In the fall of 1991, Everest Academy, in Clarkston, Michigan, opened its doors to just 33 students. In September of this year, 30 years later, the school, now known as Everest Collegiate High School & Academy, celebrated its anniversary with a week of festivities. With a current enrollment of 427 students in grades preschool-12, Everest has impacted the lives of thousands of students and families.
Everest Collegiate High School & Academy is an independent, preschool-12th grade Catholic school within the Archdiocese of Detroit and part of the Regnum Christi network of Catholic schools. Reflecting the charism of Regnum Christi, Everest is rooted in a specific calling to make Christ’s Kingdom present in the hearts of their students, staff and faculty, and families, and in society as a whole. Everest’s emphasis on both the personal relationship with Jesus Christ and the call to apostleship is captured in the school’s mission statement, to “teach students to be Catholic, Christian leaders who are capable of utilizing their strengths, so they can fulfill the unique plan that God has for each of them.”
Everest’s approach, inspired by the charism of Regnum Christi, can be characterized by a specific way of living the spirituality or mission through a focus on five elements: personal prayer and sacramental life, finding and living one’s apostolate, accompaniment by and of others, team life, and formation. Largely, these elements are realized through the school’s pedagogical model of Integral Formation, a comprehensive and personalized approach that focuses on four key aspects of student development: spiritual, intellectual, human, and apostolic formation. Integral formation occurs through this comprehensive and personal focus within each classroom and by all educators within the school, as well as through an intentional school culture that seeks to live the charism through prayer, community, customs, and traditions that are radiating the charism of Regnum Christi.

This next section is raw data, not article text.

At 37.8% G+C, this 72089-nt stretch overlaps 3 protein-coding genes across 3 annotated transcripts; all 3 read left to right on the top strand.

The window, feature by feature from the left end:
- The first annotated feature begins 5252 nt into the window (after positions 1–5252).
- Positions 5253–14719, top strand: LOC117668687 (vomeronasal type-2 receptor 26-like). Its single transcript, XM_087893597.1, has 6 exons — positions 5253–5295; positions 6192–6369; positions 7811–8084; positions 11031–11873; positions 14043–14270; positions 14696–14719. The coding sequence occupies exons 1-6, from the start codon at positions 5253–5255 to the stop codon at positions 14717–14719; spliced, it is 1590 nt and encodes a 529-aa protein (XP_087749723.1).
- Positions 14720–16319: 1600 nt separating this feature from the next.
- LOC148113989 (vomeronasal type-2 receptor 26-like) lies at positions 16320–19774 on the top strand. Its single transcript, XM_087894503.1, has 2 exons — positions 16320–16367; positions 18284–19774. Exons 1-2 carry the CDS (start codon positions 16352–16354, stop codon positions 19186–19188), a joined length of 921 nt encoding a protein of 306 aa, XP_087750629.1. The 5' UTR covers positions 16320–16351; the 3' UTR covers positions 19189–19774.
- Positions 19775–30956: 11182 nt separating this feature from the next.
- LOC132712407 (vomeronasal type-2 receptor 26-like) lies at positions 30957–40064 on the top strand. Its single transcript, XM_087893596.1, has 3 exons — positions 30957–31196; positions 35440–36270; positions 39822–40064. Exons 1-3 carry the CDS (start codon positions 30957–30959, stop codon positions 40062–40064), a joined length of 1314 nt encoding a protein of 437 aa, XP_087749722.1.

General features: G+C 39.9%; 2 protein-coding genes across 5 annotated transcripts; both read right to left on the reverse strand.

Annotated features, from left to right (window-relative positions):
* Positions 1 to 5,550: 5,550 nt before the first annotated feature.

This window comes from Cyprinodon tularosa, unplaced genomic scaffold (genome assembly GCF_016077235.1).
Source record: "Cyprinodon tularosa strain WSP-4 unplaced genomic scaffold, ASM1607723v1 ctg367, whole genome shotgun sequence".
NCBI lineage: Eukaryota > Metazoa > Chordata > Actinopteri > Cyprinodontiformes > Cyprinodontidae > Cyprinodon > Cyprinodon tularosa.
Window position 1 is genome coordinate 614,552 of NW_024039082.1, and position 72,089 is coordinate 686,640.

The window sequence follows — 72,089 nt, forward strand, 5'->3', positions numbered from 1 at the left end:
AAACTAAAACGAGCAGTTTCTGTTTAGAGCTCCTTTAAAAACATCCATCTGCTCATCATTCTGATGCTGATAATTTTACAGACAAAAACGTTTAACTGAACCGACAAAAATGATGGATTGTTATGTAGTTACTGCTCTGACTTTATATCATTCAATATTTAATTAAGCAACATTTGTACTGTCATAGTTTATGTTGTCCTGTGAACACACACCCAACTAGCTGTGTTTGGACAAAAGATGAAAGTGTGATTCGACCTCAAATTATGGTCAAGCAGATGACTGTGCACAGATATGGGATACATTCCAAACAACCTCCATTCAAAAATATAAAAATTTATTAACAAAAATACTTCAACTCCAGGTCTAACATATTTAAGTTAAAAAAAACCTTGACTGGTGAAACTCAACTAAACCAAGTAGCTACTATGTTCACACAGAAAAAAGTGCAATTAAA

In 1992, the staff of three teachers and chaplain, Fr. Lorenzo Gomez, LC, moved from a local church into four classrooms and a chapel on the lower level of the first phase of the original building on Everest’s campus. As student enrollment increased, the classrooms on the second floor of the initial building were completed and housed students. In 1995, the second phase of construction on the initial building began with the addition of a full-service kitchen, gymnasium, cafeteria, and separate international building to the campus. The international program, initially available for boys in 6th, 7th, and 8th grades, enrolled its first students in the fall of 1997 with nine boys. The international program expanded in the fall of 2000, adding a girls’ program with a residential campus in Oxford. Although suspended for the 2020-2021 school year due to the COVID pandemic, the international program continues to operate, receiving students from various countries in 6th-11th grades who provide a unique flavor to the school through the blending of cultures and the formation of friendships that cross continents. Over the years, Everest has witnessed the mutual benefits for both its international students and its day students of this cultural interchange. With the increasing enrollment, the school was able to achieve one of its long-term goals in the fall of 1998 by providing gender-specific classes on a coed campus, and the elementary and girls’ school building opened its doors in the fall of 2002. Everest continues to offer gender-specific formation for all students and gender-specific classrooms for specific content areas in middle school and high school.